James Leas testifies at City Council meeting

James Leas (right) of South Burlington testifies at Monday’s City Council meeting in favor of the resolution that opposes a nuclear mission for the F-35s that will begin to arrive in Burlington in September. 

The Burlington City Council approved a resolution Monday opposing the basing of nuclear weapons delivery systems at the Burlington International Airport, in advance of the arrival of the F-35 fighter jets this fall. 

Some fear the F-35s will be upgraded to have a nuclear mission.

The council unanimously approved a motion expressing its “strong opposition” to the basing of any nuclear weapons delivery systems at the airport, following the Vermont Senate’s approval of a similar motion in May.

The Air Force says the F-35s that will be based at the Vermont Air National Guard this fall do not have a nuclear mission and are not yet capable of transporting nuclear weapons. But the Department of Defense’s 2018 Nuclear Posture Review states that the F-35s are part of the country’s nuclear deterrence strategy.

“The United States is incorporating nuclear capability onto the forward-deployable, nuclear capable F-35 as a replacement for the current aging DCA (dual capable aircraft),” the report says.

The first jets will arrive in September, with a fleet of 18 set to be stationed at the airport by the end of next summer.

Councilor Jack Hanson, who was a co-sponsor of the resolution, said the possibility that the F-35s could be upgraded to nuclear capacity inspired the resolution.

“It’s meaningful for us as a community to explicitly oppose that, because it still is a possibility,” Hanson said.

The Winooski and South Burlington city councils have passed similar resolutions. The hour-long public forum featured dozens of speakers who spoke in favor of the resolution and against the basing of the F-35s at the airport. The residents, who had two minutes each to speak, expressed fear about Burlington becoming a target in a nuclear war and concerns about jet noise.

“This is about the decision to support nuclear war or not,” Burlington resident Laurie Larson said.

One of the speakers was state Rep. Brian Cina, P-Burlington, who is the lead sponsor of the House’s version of the bill passed by the Senate. Cina urged the council to support the resolution.

“Tonight the Burlington City Council has a chance to make a strong statement against nuclear proliferation,” Cina said. “This resolution represents the voice of the people and a nuclear abolition movement that has spanned generations.”

Council President Kurt Wright proposed an amendment that stated the council recognized the jets would arrive in September.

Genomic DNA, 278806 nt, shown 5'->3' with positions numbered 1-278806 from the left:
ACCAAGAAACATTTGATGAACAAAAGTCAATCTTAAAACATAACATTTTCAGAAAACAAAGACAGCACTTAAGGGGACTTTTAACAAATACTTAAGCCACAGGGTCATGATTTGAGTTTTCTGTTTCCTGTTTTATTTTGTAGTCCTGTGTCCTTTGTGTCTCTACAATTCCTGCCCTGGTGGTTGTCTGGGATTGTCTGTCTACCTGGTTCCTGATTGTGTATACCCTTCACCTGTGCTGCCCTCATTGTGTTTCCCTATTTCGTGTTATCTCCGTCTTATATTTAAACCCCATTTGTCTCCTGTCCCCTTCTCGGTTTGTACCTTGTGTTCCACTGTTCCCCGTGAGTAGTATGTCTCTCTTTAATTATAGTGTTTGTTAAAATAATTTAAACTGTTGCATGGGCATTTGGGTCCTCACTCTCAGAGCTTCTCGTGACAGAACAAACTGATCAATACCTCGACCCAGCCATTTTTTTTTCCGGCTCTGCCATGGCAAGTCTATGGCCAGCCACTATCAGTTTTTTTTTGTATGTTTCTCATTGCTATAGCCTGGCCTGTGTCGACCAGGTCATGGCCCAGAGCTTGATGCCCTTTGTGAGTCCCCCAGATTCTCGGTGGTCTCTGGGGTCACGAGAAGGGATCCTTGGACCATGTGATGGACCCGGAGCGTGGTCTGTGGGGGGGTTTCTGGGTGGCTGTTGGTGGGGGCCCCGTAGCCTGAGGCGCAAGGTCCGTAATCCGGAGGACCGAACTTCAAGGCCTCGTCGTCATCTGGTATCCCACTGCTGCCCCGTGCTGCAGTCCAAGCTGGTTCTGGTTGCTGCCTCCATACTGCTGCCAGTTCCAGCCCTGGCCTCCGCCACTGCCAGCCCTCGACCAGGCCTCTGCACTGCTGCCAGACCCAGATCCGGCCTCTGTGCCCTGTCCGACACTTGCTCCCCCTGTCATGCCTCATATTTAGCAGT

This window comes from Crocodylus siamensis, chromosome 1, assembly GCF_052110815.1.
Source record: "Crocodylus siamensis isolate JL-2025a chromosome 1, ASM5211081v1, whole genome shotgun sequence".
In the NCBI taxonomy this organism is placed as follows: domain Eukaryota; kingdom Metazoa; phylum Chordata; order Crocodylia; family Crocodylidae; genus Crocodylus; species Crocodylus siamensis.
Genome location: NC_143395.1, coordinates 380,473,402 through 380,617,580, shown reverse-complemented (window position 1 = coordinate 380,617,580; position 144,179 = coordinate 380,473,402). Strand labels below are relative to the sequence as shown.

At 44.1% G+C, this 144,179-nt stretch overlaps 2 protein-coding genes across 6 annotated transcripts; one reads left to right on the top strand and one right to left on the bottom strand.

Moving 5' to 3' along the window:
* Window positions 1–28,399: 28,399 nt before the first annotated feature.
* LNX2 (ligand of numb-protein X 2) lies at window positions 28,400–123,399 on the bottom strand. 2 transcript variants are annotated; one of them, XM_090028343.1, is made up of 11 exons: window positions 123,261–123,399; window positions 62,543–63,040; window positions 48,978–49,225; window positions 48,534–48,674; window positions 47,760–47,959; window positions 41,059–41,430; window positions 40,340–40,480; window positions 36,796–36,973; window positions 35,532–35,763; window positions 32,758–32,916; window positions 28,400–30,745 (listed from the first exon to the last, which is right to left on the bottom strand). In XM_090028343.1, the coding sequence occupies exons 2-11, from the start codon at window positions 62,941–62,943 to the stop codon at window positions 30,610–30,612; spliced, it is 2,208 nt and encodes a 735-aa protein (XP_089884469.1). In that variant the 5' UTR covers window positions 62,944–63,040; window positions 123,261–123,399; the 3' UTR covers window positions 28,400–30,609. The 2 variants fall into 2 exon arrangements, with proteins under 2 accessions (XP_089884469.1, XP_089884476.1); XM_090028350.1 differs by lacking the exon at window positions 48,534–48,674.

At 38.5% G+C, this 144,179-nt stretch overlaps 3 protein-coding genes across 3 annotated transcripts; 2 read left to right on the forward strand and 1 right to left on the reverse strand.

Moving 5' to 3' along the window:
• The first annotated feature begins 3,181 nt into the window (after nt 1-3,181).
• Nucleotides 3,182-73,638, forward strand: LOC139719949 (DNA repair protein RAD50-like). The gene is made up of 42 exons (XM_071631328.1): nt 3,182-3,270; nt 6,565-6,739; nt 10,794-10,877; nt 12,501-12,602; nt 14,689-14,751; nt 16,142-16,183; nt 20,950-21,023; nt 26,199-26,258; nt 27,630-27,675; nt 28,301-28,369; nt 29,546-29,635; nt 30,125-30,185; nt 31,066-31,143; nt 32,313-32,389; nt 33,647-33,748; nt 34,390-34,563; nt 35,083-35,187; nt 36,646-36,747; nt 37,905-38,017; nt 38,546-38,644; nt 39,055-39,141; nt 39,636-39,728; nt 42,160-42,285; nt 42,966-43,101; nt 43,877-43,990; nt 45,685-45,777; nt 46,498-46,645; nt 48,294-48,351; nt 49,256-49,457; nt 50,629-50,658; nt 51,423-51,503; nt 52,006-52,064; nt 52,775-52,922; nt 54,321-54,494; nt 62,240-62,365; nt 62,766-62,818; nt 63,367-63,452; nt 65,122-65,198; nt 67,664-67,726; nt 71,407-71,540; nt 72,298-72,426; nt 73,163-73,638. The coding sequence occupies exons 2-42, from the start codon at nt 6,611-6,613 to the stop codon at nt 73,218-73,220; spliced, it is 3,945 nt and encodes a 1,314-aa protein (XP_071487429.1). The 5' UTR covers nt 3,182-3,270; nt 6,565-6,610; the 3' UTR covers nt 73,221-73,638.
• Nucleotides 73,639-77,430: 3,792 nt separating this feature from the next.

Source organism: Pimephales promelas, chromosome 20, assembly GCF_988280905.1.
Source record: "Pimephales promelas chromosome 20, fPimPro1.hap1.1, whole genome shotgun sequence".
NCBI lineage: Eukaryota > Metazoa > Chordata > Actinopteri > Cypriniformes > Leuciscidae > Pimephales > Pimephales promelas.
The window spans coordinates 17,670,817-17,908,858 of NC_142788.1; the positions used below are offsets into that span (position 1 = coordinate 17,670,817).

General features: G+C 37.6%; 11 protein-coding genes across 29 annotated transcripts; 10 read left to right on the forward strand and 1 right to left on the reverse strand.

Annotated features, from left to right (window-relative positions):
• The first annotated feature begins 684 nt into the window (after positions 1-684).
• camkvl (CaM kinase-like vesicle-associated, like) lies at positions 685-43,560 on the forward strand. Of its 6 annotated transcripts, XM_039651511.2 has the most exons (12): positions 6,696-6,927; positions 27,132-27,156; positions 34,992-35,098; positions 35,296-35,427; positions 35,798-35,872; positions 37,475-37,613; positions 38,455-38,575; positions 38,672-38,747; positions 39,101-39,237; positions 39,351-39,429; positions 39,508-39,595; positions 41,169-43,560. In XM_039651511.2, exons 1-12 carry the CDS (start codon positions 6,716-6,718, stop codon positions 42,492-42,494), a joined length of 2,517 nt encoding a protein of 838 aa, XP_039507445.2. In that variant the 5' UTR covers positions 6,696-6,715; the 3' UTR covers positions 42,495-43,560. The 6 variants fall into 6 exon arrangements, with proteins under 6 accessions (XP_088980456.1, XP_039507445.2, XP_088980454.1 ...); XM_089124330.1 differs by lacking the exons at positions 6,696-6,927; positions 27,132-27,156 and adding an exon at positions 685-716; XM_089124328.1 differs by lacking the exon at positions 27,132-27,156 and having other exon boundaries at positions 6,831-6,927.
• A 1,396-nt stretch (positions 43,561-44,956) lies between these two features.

“We understand that this resolution expressing strong opposition to any nuclear mission for these planes will have no impact on the arrival of the F-35 A jets in September,” Wright’s amendment states.

After a lengthy discussion about parliamentary procedure, the council approved the amendment, 7-4. Hanson, who along with Councilors Perri Freeman, Ali Dieng and Max Tracy voted no, said he believed Wright’s amendment was not in line with the rest of the resolution.

Wright reiterated the Air Force’s statements that the F-35s did not have a nuclear mission and said his resolution was meant to acknowledge the fact that the jets are coming.

“This is not in the hands of the City Council at this point; this is a decision that has been made,” Wright said. “The F-35s are coming next month.”

Wright’s amendment also requested that Gene Richards, the airport’s director of aviation, update the council on its noise mitigation efforts at the council’s first October meeting.

The total number of dwelling units in the region exposed to average noise levels of more than 65 decibels — considered “unsuitable for residential use” — will rise from 819 in 2015 to an estimated 2,640 in 2023.

The city of Burlington, the airport’s owner, and surrounding communities have not finalized plans for noise mitigation programs. Burlington can apply for Federal Aviation Administration grants to help residents in surrounding communities pay for special sound proofing insulation for their homes. It’s not clear how the 10 percent local match needed for the grants would be paid for.

Councilor Joan Shannon said she was “100 percent anti-nuke” and took the threats of nuclear weapons in Vermont seriously. She read an email she received from a staffer in Sen. Bernie Sanders’ office that said there were no plans to deploy nuclear weapons to Burlington and that it would be extremely unlikely in the future.

Shannon said she supported the resolution but wanted to address community concerns about the likelihood of nuclear weapons in Vermont.

The council passed a resolution in March 2018 asking the Air Force to cancel the F-35s basing at the airport. Mayor Miro Weinberger has been a longtime supporter of the mission, and allowed the resolution to take effect without his support.

Councilor Adam Roof said he thought it was important for communities to express their concerns.

“But city council debates, whether it’s in Burlington or anywhere else, is not the deciding factor for the United States of America to establish strategic national defense policies,” he said.

Hanson said he opposes the basing of the F-35s at the airport, but he did not believe there was anything the city could do to prevent their arrival this fall.

“I wish I could stop them from coming all together,” Hanson said. “That’s not what this resolution does, and as far as I’m aware the city doesn’t have the opportunity to do it at this time.”

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